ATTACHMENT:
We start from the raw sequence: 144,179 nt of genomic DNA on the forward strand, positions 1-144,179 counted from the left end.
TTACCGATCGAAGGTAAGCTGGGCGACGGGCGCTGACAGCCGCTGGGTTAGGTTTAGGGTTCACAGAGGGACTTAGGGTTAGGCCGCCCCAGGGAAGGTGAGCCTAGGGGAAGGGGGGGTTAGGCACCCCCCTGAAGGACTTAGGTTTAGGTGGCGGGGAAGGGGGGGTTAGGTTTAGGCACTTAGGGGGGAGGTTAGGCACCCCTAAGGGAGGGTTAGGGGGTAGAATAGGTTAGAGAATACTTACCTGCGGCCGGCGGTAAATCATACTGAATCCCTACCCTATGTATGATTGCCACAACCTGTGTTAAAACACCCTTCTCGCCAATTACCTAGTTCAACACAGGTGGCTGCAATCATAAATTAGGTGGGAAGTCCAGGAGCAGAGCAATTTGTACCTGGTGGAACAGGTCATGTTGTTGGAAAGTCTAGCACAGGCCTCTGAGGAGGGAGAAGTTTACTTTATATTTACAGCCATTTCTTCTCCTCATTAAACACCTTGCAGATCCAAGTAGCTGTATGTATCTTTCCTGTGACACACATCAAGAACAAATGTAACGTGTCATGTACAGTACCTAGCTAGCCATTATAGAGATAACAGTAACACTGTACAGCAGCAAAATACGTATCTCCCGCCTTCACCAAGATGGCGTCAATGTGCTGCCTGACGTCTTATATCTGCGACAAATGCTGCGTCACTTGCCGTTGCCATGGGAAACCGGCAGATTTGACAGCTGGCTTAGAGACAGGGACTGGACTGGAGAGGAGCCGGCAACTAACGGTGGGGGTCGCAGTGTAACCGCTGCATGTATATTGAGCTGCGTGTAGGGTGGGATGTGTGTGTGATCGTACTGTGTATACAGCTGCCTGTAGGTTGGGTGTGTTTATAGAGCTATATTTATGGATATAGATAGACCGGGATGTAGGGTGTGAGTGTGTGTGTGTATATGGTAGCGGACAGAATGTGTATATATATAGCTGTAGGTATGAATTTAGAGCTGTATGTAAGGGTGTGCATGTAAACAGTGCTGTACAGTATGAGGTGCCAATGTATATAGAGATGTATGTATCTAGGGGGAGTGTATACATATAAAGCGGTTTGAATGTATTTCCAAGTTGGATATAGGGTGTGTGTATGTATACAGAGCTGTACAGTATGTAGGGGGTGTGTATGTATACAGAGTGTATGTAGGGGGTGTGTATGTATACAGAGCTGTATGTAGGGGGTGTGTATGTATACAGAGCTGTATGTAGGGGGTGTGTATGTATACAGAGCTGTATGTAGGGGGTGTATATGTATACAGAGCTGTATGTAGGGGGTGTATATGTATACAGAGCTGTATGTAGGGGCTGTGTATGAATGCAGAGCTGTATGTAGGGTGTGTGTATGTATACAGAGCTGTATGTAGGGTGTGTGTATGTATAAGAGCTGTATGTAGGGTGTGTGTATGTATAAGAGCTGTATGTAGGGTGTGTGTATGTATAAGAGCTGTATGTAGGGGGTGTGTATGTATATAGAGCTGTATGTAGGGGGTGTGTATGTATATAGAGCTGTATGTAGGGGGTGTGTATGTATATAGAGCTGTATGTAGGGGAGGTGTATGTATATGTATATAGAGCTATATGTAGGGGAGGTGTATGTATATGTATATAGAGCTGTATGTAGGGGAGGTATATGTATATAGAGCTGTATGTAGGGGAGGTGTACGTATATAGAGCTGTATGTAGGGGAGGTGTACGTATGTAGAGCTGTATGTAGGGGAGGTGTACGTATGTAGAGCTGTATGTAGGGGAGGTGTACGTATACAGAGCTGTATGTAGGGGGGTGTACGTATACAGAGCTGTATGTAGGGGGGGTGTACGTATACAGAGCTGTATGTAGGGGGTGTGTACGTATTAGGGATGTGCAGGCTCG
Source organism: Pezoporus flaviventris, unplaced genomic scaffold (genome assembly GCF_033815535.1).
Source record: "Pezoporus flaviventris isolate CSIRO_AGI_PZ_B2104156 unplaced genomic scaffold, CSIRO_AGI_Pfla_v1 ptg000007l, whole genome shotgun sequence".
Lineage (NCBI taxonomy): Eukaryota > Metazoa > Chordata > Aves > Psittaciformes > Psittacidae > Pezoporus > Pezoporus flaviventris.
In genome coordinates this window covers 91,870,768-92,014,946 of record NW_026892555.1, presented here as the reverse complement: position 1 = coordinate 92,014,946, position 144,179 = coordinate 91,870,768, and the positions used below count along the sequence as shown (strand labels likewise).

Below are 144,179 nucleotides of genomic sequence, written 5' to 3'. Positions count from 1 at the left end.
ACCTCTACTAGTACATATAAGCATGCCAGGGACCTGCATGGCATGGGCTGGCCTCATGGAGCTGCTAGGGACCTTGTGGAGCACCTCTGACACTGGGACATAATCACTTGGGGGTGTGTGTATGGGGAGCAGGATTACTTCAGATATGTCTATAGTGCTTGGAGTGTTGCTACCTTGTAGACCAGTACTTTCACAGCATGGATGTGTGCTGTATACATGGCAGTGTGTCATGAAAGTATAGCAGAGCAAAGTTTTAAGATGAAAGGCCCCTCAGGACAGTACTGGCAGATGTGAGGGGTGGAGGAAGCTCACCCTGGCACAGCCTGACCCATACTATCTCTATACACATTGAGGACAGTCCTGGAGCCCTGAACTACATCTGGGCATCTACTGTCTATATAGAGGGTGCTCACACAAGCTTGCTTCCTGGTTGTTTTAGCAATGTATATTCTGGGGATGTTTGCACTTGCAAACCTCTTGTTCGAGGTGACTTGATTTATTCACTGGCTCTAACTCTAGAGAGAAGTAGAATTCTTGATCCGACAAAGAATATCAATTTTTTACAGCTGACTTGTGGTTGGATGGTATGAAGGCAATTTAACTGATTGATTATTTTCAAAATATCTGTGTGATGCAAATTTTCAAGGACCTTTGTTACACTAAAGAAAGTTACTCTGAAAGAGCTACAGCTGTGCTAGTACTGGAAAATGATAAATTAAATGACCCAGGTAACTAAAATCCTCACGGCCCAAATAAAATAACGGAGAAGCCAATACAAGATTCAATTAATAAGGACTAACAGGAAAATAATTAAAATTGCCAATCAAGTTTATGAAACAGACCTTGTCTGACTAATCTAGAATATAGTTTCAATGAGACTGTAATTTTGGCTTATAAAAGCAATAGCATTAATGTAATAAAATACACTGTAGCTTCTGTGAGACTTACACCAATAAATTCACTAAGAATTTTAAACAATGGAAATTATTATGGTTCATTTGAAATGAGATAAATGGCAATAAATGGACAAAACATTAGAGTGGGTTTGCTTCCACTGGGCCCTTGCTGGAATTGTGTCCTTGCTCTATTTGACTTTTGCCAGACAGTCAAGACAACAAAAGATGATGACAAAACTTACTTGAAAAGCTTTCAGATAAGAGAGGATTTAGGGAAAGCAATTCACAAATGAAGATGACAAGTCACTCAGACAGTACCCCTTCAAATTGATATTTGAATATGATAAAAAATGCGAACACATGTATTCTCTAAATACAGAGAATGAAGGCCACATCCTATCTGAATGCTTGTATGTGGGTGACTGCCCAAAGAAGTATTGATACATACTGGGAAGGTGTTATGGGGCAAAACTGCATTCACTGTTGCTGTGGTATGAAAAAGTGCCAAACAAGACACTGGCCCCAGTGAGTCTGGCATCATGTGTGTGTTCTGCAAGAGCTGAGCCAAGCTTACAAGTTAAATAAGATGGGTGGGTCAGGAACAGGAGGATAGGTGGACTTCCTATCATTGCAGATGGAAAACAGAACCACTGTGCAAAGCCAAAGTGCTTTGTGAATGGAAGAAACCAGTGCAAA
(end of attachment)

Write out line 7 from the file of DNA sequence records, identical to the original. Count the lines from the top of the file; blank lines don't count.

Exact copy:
Below are 144,179 nucleotides of genomic sequence, written 5' to 3'. Positions count from 1 at the left end.